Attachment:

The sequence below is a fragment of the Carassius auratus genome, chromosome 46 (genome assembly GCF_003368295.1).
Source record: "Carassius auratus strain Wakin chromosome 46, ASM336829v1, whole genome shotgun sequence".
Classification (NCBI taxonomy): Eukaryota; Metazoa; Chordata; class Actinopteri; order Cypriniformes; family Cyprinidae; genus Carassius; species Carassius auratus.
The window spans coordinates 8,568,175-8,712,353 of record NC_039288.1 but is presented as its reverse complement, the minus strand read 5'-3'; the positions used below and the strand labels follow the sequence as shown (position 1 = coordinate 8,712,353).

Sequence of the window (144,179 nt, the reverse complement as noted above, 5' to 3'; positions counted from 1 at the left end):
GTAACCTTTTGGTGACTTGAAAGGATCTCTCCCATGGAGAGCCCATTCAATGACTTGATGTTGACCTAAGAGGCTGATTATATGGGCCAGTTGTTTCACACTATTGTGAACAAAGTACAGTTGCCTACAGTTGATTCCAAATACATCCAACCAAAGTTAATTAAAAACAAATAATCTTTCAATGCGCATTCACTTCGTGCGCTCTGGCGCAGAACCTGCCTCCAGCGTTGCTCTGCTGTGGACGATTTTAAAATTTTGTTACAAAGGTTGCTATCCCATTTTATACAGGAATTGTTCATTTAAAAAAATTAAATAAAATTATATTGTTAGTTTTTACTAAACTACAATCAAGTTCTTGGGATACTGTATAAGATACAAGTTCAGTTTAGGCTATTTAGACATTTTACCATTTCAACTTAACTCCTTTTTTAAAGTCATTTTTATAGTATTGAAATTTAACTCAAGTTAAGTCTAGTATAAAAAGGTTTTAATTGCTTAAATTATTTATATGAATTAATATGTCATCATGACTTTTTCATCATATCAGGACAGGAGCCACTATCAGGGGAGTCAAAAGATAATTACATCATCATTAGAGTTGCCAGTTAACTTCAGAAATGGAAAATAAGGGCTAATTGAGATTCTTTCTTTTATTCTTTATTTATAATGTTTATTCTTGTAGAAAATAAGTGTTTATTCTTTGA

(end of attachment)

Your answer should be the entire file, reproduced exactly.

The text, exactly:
The sequence below is a fragment of the Carassius auratus genome, chromosome 46 (genome assembly GCF_003368295.1).
Source record: "Carassius auratus strain Wakin chromosome 46, ASM336829v1, whole genome shotgun sequence".
Classification (NCBI taxonomy): Eukaryota; Metazoa; Chordata; class Actinopteri; order Cypriniformes; family Cyprinidae; genus Carassius; species Carassius auratus.
The window spans coordinates 8,568,175-8,712,353 of record NC_039288.1 but is presented as its reverse complement, the minus strand read 5'-3'; the positions used below and the strand labels follow the sequence as shown (position 1 = coordinate 8,712,353).

Sequence of the window (144,179 nt, the reverse complement as noted above, 5' to 3'; positions counted from 1 at the left end):
GTAACCTTTTGGTGACTTGAAAGGATCTCTCCCATGGAGAGCCCATTCAATGACTTGATGTTGACCTAAGAGGCTGATTATATGGGCCAGTTGTTTCACACTATTGTGAACAAAGTACAGTTGCCTACAGTTGATTCCAAATACATCCAACCAAAGTTAATTAAAAACAAATAATCTTTCAATGCGCATTCACTTCGTGCGCTCTGGCGCAGAACCTGCCTCCAGCGTTGCTCTGCTGTGGACGATTTTAAAATTTTGTTACAAAGGTTGCTATCCCATTTTATACAGGAATTGTTCATTTAAAAAAATTAAATAAAATTATATTGTTAGTTTTTACTAAACTACAATCAAGTTCTTGGGATACTGTATAAGATACAAGTTCAGTTTAGGCTATTTAGACATTTTACCATTTCAACTTAACTCCTTTTTTAAAGTCATTTTTATAGTATTGAAATTTAACTCAAGTTAAGTCTAGTATAAAAAGGTTTTAATTGCTTAAATTATTTATATGAATTAATATGTCATCATGACTTTTTCATCATATCAGGACAGGAGCCACTATCAGGGGAGTCAAAAGATAATTACATCATCATTAGAGTTGCCAGTTAACTTCAGAAATGGAAAATAAGGGCTAATTGAGATTCTTTCTTTTATTCTTTATTTATAATGTTTATTCTTGTAGAAAATAAGTGTTTATTCTTTGA